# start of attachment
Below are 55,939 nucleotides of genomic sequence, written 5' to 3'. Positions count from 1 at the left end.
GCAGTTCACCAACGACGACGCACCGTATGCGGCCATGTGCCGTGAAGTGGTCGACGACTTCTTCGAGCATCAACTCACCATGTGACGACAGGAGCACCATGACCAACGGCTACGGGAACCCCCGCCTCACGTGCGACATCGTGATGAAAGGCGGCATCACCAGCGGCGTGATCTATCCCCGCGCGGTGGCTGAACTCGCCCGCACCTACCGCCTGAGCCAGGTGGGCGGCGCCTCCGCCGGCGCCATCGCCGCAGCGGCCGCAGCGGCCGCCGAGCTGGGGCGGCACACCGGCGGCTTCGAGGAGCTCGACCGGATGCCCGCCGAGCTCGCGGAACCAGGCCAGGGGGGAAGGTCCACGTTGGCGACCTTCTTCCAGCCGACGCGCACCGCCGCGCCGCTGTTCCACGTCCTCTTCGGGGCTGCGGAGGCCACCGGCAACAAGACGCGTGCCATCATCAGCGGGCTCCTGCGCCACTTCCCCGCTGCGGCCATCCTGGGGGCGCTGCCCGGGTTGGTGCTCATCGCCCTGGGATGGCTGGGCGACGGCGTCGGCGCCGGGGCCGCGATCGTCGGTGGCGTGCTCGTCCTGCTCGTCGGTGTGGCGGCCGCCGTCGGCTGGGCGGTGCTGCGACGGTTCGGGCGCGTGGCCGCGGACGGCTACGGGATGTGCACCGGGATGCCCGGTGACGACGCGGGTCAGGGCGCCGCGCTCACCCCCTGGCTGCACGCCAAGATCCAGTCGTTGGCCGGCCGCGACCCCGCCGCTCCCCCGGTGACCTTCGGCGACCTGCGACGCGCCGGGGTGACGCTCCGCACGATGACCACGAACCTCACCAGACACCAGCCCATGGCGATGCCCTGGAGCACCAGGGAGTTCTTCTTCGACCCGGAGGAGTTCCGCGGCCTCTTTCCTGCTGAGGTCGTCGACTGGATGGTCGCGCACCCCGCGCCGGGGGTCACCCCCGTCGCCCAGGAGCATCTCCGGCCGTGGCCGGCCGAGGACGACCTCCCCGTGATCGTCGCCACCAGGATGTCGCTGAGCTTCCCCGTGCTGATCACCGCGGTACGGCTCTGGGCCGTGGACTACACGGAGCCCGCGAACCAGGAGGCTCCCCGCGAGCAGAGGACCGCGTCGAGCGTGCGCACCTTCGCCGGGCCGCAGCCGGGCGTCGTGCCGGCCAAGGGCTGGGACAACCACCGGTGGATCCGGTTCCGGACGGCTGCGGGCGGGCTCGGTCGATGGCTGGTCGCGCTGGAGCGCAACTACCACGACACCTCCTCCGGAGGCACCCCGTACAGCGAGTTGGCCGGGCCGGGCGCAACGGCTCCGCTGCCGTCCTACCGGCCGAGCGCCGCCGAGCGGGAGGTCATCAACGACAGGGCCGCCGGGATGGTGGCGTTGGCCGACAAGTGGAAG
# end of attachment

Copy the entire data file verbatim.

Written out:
Below are 55,939 nucleotides of genomic sequence, written 5' to 3'. Positions count from 1 at the left end.
GCAGTTCACCAACGACGACGCACCGTATGCGGCCATGTGCCGTGAAGTGGTCGACGACTTCTTCGAGCATCAACTCACCATGTGACGACAGGAGCACCATGACCAACGGCTACGGGAACCCCCGCCTCACGTGCGACATCGTGATGAAAGGCGGCATCACCAGCGGCGTGATCTATCCCCGCGCGGTGGCTGAACTCGCCCGCACCTACCGCCTGAGCCAGGTGGGCGGCGCCTCCGCCGGCGCCATCGCCGCAGCGGCCGCAGCGGCCGCCGAGCTGGGGCGGCACACCGGCGGCTTCGAGGAGCTCGACCGGATGCCCGCCGAGCTCGCGGAACCAGGCCAGGGGGGAAGGTCCACGTTGGCGACCTTCTTCCAGCCGACGCGCACCGCCGCGCCGCTGTTCCACGTCCTCTTCGGGGCTGCGGAGGCCACCGGCAACAAGACGCGTGCCATCATCAGCGGGCTCCTGCGCCACTTCCCCGCTGCGGCCATCCTGGGGGCGCTGCCCGGGTTGGTGCTCATCGCCCTGGGATGGCTGGGCGACGGCGTCGGCGCCGGGGCCGCGATCGTCGGTGGCGTGCTCGTCCTGCTCGTCGGTGTGGCGGCCGCCGTCGGCTGGGCGGTGCTGCGACGGTTCGGGCGCGTGGCCGCGGACGGCTACGGGATGTGCACCGGGATGCCCGGTGACGACGCGGGTCAGGGCGCCGCGCTCACCCCCTGGCTGCACGCCAAGATCCAGTCGTTGGCCGGCCGCGACCCCGCCGCTCCCCCGGTGACCTTCGGCGACCTGCGACGCGCCGGGGTGACGCTCCGCACGATGACCACGAACCTCACCAGACACCAGCCCATGGCGATGCCCTGGAGCACCAGGGAGTTCTTCTTCGACCCGGAGGAGTTCCGCGGCCTCTTTCCTGCTGAGGTCGTCGACTGGATGGTCGCGCACCCCGCGCCGGGGGTCACCCCCGTCGCCCAGGAGCATCTCCGGCCGTGGCCGGCCGAGGACGACCTCCCCGTGATCGTCGCCACCAGGATGTCGCTGAGCTTCCCCGTGCTGATCACCGCGGTACGGCTCTGGGCCGTGGACTACACGGAGCCCGCGAACCAGGAGGCTCCCCGCGAGCAGAGGACCGCGTCGAGCGTGCGCACCTTCGCCGGGCCGCAGCCGGGCGTCGTGCCGGCCAAGGGCTGGGACAACCACCGGTGGATCCGGTTCCGGACGGCTGCGGGCGGGCTCGGTCGATGGCTGGTCGCGCTGGAGCGCAACTACCACGACACCTCCTCCGGAGGCACCCCGTACAGCGAGTTGGCCGGGCCGGGCGCAACGGCTCCGCTGCCGTCCTACCGGCCGAGCGCCGCCGAGCGGGAGGTCATCAACGACAGGGCCGCCGGGATGGTGGCGTTGGCCGACAAGTGGAAG